It's a Cold Front! It's a Warm Front! The Wishy Washy Weather Edition
by Daphne Thompson, on Feb 23, 2018 1:40:48 PM
When you look at a weather map, you will often see the location of warm and cold fronts marked with specific symbols. A warm front is drawn as a red line with semi-circles. Cold fronts are displayed as blue lines with triangles. The delineations may make you think that the air is a solid force, but the reality is that it is a wishy-washy liquid.
We are all surrounded by a liquid when outside. The air moves to and fro, just like the waves. It may not look like an ocean, but there are ways to see this motion. For instance, take a look at these Kelvin-Helmholtz clouds. They have formed waves in the sky.
Sometimes, just looking at the air from a different perspective can better allow you to see it flow like a liquid. View the video shown below and you can see the fog flowing through the valley. There is no doubt here that the air is a fluid.
You can also see air moving from viewing graphs of data. In Oklahoma, we have a system of weather stations situated in every county. As such, we can get some fine-scale information by looking at the meteograms. These three towns are basically in a row from north to south. On the evening of February 19, 2018, a cold front was moving across the state. The Oklahoma City graph shows the cold air arriving at around 1 PM and from that point, the temperature and dew point quickly plummets. This cold air did not make it to Washington, OK and you can see the temperature only drops off due to diurnal circumstances. However, take a look at the data in Norman. Here, the front passes by around 5 PM and the temperature drops. Then the cold air retreats and warm air is again seen 8 PM. The front once again moves past with cold air one hour later, before once again becoming a warm front and the temperature once again rises.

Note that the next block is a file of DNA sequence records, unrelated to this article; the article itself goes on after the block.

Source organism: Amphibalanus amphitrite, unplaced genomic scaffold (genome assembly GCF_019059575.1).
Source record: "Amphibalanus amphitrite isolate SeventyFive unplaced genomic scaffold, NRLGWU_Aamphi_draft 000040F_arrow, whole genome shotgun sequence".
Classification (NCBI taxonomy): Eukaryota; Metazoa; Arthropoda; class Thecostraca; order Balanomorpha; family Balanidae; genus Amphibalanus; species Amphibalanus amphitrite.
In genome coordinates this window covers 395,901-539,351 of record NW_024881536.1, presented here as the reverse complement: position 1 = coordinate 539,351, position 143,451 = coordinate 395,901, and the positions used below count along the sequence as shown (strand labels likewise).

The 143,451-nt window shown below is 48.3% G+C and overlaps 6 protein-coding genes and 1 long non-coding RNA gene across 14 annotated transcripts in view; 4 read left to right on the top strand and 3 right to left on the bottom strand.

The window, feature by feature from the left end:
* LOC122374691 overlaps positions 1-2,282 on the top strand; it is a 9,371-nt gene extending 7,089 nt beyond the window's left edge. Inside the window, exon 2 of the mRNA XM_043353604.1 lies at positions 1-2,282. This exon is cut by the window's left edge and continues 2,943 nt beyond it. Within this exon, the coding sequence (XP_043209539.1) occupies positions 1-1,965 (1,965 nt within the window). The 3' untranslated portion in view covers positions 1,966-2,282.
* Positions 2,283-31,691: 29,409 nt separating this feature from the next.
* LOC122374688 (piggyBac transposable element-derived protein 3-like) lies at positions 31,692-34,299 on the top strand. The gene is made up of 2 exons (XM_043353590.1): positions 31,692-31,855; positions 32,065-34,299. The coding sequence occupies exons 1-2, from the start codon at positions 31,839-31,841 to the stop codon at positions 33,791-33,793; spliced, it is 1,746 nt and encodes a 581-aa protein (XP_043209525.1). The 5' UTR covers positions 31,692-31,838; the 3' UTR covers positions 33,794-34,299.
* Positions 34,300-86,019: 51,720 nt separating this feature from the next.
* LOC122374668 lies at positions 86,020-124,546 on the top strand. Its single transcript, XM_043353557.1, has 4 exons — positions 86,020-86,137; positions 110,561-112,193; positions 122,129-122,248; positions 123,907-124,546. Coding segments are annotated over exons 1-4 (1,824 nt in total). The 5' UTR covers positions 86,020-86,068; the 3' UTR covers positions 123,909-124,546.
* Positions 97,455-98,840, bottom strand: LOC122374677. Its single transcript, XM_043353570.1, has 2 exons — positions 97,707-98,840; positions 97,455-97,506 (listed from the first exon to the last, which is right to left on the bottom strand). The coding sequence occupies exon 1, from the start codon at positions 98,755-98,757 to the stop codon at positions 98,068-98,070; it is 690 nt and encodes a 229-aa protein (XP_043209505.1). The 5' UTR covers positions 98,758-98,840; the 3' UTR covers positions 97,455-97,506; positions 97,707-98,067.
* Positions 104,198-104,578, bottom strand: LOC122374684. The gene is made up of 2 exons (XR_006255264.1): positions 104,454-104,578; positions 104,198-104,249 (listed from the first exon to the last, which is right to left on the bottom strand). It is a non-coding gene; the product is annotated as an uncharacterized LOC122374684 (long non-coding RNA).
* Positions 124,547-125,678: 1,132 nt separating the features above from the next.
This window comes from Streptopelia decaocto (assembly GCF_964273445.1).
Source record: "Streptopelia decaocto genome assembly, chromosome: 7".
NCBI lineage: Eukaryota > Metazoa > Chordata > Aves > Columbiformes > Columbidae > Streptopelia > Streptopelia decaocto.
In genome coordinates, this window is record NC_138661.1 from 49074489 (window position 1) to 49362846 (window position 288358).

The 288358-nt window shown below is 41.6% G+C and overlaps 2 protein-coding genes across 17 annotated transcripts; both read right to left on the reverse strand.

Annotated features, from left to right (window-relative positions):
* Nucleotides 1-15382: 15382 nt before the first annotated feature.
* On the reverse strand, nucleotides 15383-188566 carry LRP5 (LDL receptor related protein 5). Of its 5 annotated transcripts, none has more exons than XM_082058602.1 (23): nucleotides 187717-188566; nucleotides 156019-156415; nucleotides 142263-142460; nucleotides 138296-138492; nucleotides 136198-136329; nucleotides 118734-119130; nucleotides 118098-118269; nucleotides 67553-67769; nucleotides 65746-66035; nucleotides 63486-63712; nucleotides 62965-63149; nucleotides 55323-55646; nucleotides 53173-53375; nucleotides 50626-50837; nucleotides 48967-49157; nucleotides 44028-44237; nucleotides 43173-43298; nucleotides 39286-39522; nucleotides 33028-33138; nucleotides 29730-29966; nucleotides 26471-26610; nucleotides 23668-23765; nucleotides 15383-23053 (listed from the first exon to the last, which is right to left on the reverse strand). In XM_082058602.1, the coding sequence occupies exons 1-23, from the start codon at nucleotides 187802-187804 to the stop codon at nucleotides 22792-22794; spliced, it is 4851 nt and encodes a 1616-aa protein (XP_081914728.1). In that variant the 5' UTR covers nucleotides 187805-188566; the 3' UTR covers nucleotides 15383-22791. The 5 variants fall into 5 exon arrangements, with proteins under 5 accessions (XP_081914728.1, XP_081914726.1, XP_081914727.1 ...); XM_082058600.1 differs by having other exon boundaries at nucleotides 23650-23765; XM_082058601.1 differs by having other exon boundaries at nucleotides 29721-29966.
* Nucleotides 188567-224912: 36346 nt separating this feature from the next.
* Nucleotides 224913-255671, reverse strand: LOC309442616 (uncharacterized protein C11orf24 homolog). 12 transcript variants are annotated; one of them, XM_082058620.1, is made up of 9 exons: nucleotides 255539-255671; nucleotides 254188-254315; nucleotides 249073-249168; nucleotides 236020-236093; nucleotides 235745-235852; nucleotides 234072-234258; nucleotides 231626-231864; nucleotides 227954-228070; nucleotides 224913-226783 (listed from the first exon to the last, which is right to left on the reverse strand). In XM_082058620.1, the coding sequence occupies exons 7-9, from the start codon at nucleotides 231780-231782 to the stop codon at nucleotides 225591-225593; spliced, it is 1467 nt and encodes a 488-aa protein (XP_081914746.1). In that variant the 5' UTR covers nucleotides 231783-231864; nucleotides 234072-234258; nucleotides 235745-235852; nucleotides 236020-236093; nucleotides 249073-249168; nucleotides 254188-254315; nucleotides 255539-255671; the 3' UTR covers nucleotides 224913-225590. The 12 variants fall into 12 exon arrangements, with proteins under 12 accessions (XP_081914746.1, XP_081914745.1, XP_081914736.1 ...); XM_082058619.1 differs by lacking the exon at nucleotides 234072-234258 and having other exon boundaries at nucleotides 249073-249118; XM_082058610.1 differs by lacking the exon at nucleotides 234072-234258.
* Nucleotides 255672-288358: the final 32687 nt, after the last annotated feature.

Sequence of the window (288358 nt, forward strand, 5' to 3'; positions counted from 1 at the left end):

Just take a look at this loop, and you can see how wishy-washy the front was as it tried to come through the state. It moves back and forth, just like waves lapping against the shore.
In typical Oklahoma fashion we've gone from 60s and 70s to freezing rain and sleet in just a few hours. This data animation helps to summarize what's happened over the last day or so (ends at 7pm on Feb 20, 2018)! #okwx #okmesonet pic.twitter.com/BEKuFm8gBx— Oklahoma Mesonet (@okmesonet) February 21, 2018
Of course, eventually we were overtaken by the cold front, and when it did decide to come through, it was more like a flash flood. The temperature took a nosedive as the cold air swept across the state. We went from the 70's to an ice storm - rapidly.
I know the groundhog predicted six more weeks of winter, but I am hoping that this was the last of it for us. Spring should be just around the corner. Is your company interested in learning more about the forecast for the upcoming months? Sign up for our seasonal forecast webinar today.